Patrick it is funny you say that as I have always been a snap shooter. I typically carry a lighter gun and am always at a ready position. I have found i loose that instinctive shooting ability when I carry the gun at my side or over my shoulder. You will almost never see me carry it like that unless walking out of a field. On the flush I will say I rarely miss. The issues I have are with pass shooting or longer shots. I believe I try to press those with the perfect lead or think about it too much.Perfect example was last Friday while we were hunting. Missed the first bird twice ( long shot angling away) on that multiple flush, then killed the next 3 with 3 shots on the rise while breaking open a double and loading twice. That probably stems from the fact that I rarely shoot trap or skeet, in fact I have not practiced shooting in a long time. Often it is about a year between me picking up a gun. If I practiced those pass shots I would imagine the instinct would come. Like most things in my life too much thinking leads to over complication and eventual failure.

  8. #18
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    I had a couple epic misses on our trip, one was a close flushing rooster that got hung up in the cattails, I did as I described and premounted the gun, whiffed and then heard Brian mutter come on Man, I started laughing it was pretty funny. I’ve found the best recipie for those are to block them out and move on. One other thing is a straight away bird is probably gaining altitude that is undecernable to the shooter. The tendency for clays is to bust them right before they start going down. To me like you said if a guy just shoots without thinking about it it usually ends with a downed bird. As I’ve gotten older I don’t step into Birds like I should but end up in a failed mister twister pose. I wish we were back there already. Self analyzing my shooting is more intriguing than any of the current news stories.

  9. #19
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    Quote Originally Posted by PTM View Post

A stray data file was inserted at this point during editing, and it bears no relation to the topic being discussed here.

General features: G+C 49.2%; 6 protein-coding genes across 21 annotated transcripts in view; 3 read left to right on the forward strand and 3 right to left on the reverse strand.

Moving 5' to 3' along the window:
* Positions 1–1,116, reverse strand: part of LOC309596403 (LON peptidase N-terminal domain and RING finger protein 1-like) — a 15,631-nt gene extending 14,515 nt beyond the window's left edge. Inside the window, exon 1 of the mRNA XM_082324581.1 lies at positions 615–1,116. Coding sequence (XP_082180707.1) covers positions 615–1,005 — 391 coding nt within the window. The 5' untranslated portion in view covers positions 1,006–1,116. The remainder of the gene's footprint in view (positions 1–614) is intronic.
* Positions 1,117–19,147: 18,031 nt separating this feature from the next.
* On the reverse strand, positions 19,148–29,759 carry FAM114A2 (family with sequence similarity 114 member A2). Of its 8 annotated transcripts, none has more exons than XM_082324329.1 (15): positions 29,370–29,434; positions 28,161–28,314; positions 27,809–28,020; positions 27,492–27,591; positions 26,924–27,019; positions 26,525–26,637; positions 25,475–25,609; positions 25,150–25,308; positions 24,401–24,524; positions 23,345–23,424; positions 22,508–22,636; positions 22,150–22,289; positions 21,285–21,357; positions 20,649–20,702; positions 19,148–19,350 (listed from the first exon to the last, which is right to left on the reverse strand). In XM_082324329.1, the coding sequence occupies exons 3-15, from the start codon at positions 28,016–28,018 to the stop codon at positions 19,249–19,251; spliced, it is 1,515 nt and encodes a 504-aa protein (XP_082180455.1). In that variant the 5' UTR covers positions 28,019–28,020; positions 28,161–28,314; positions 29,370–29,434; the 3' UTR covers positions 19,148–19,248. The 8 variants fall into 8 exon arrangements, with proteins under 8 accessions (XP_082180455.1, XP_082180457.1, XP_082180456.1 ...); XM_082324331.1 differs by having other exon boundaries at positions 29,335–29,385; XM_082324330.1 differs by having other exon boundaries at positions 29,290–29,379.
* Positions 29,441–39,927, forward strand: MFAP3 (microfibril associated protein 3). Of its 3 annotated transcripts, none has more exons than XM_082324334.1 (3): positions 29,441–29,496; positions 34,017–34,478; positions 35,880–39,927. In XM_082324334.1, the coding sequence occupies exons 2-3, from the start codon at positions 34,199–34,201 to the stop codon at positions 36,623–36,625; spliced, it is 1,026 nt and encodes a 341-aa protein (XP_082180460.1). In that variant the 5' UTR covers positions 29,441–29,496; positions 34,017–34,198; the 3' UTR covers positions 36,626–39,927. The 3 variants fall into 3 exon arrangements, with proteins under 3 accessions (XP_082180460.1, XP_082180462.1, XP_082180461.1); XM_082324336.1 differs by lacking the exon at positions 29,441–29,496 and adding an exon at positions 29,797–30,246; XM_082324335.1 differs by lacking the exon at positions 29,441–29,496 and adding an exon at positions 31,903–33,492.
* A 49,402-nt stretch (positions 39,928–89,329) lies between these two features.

I had a couple epic misses on our trip, one was a close flushing rooster that got hung up in the cattails, I did as I described and premounted the gun, whiffed and then heard Brian mutter come on Man, I started laughing it was pretty funny. I’ve found the best recipie for those are to block them out and move on. One other thing is a straight away bird is probably gaining altitude that is undecernable to the shooter. The tendency for clays is to bust them right before they start going down. To me like you said if a guy just shoots without thinking about it it usually ends with a downed bird. As I’ve gotten older I don’t step into Birds like I should but end up in a failed mister twister pose. I wish we were back there already. Self analyzing my shooting is more intriguing than any of the current news stories.
    That's funny he would say that with the way he shoots. Didn't he run out of shells after the second field with like one bird to show for it?

  10. #20
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    Maybe, but this pheasant I missed was like suspended in mid flight from the tangle of cattails, gave extra time for me to prepare, and it’s top speed was about 40 percent of a regular pheasant, I got two immediately after that. I believe the comment to be appropriate, we both had a good laugh, we finished the day together. My porcupine victim put somethings together and was showing some good promise for the future. The problem with those SD trips is they go by too fast.